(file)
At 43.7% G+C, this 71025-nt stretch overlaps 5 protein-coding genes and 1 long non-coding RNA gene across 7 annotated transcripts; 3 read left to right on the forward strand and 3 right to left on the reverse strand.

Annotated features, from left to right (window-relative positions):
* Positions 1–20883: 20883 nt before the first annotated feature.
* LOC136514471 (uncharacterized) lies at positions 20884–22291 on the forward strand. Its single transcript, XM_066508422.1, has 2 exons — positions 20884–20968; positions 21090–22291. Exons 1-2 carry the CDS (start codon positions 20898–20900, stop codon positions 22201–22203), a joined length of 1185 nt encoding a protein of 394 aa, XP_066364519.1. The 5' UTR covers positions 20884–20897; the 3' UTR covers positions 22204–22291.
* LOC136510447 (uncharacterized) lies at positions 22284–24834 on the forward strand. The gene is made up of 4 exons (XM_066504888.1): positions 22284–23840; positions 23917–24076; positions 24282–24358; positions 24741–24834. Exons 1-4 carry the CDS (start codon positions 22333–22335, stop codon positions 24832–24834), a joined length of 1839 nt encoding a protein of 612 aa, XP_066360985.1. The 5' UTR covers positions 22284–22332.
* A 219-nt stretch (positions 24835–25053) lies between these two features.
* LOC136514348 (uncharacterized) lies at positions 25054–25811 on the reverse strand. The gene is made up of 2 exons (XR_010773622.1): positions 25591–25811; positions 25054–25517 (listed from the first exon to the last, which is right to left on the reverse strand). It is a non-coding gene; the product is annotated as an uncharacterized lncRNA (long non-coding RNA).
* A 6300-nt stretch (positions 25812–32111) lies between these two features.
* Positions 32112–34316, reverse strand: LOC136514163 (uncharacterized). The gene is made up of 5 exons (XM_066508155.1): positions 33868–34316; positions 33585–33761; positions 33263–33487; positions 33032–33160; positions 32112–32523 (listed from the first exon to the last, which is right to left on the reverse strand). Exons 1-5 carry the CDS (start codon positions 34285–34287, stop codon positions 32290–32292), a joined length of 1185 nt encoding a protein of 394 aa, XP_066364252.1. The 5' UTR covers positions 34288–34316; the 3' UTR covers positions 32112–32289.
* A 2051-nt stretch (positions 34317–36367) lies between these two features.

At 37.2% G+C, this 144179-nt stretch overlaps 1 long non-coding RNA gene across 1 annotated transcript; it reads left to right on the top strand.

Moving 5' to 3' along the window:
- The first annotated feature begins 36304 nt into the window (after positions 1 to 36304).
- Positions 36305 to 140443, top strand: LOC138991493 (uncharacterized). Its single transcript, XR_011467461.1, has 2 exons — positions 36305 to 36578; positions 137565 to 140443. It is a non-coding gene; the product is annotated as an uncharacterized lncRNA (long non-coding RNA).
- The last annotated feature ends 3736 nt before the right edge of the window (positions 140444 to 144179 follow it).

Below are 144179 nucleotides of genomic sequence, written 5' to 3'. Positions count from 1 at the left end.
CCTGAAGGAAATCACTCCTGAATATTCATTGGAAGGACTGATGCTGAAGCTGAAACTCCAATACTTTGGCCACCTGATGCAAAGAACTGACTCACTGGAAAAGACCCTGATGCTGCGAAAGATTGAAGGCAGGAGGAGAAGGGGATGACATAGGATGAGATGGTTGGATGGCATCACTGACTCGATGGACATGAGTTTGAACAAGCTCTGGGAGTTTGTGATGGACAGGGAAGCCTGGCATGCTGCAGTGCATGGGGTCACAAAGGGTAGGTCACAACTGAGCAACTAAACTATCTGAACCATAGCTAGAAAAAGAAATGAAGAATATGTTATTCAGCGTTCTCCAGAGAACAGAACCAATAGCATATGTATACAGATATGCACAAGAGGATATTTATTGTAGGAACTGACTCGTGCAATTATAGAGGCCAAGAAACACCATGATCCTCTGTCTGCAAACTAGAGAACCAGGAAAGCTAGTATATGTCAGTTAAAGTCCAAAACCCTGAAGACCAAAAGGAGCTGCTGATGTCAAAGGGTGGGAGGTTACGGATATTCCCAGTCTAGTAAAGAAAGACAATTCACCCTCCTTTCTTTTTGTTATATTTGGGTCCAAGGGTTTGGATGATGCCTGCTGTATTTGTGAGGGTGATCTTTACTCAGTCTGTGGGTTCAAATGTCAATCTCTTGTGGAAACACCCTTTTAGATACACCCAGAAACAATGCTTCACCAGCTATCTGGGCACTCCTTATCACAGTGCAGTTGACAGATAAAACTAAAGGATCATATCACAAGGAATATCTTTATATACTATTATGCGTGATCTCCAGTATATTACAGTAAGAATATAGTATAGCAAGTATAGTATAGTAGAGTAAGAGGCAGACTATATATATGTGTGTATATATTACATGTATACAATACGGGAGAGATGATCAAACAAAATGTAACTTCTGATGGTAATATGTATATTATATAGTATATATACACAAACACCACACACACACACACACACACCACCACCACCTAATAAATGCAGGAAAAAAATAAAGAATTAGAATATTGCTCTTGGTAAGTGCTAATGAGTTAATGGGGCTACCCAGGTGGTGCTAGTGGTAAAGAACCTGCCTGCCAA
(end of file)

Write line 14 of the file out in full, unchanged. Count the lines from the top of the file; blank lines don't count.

- Positions 36305 to 140443, top strand: LOC138991493 (uncharacterized). Its single transcript, XR_011467461.1, has 2 exons — positions 36305 to 36578; positions 137565 to 140443. It is a non-coding gene; the product is annotated as an uncharacterized lncRNA (long non-coding RNA).